Not One Hint of Darkness

God is spirit (Jn 4:24). God is one (Deut 6:4). God is love (1 Jn 4:8 ). God is faithful (1 Cor 10:13). God is a consuming fire (Heb 12:29). God is merciful (Deut 4:31). God is gracious (2 Chr 30:9). God is compassionate (2 Chr 30:9). God is judge (Ps 50:6).

God is….these character affirmations are prevalent throughout Scripture. They are invitations to explore and understand the nature of our God. John provides us with an important “God is” statement in his first letter.

“God is light and in him is no darkness at all” (1 John 1:5).

John could have simply stated there is no darkness in God. His addition of “at all” (οὐδεμία) makes his claim more emphatic. The double negative communicates impossibility. There is no way, not one chance, no possibility of darkness residing in the character of God…none.

If we have ever concluded from the pain, suffering, and horrors around us that there is darkness in God we have drawn the wrong conclusion. There are horrendous things happening every day on this globe, undeniable evil, unspeakable pain and sorrow. These realities cannot be denied and must be looked squarely in the face.

We have to wrestle with these things from a biblical and theological perspective, absolutely we must. Nevertheless, 1 John 1:5 remains true, God is pure light. This must inform all of our thinking about the darkness we see in the world.

In the context of John’s letter the divine luminosity has another practical purpose. John see’s the light of God as the pattern for Christian living. We are called to walk in the light as he is in the light.

The presence of sin/darkness makes the call to walk in the light synonymous with a life of repentance. We will most definitely find ourselves wandering around in the darkness as Christians, falling into sinful thoughts and behaviors. If we deny this, we are deceived.

The mark of the Christian is not the absence of darkness/sin, but the persistent push toward the light/repentance. The Christian is miserable in the darkness and refuses to stay there. No darkness at all, this is the Christian’s aim—full confession, transparency and exposure before the Creator.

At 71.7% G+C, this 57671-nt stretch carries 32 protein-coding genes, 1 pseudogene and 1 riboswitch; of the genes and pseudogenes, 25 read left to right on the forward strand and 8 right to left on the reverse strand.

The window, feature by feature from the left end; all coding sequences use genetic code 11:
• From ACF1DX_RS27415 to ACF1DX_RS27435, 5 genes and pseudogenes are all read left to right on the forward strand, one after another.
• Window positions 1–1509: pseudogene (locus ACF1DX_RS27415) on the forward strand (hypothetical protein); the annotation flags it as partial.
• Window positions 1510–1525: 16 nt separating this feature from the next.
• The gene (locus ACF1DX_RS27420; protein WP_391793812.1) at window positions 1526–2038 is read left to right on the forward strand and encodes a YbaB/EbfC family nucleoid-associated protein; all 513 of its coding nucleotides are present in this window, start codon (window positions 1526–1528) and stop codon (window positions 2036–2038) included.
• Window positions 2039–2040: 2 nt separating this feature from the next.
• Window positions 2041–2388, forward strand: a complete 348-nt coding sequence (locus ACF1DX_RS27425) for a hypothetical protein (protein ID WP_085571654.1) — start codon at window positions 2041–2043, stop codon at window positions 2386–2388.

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2 comments

  1. One day! No darkness at all.
    Quick thoughts: What exactly is meant by ‘light’? Goodness? Clarity?
    What about ‘dark’? Evil? Blindness?
    God allows evil. Some have said He ‘ordains’ it for His purposes. We see throughout the bible where God hardens hearts, wills for disobedience, allows Satan certain liberties. What is the purpose? To magnify His light? Sometimes I begin to get the notion that God is some of what I know Him to be, but mostly far beyond my simple formulation. It can be both unsettling and comforting.

  2. Rob, great to hear from you! I have always appreciated Augustine’s description of evil as a parasite. It’s existence is dependent on good. It can only take that which is good and distort it. The absence of darkness is not light, it goes the other way. Without light there is darkness. God utilizes both light and darkness to teach us things about himself—neither are outside the purview of his self-revealing purposes.

    https://korycapps.wordpress.com/2013/11/02/god-in-the-dark/

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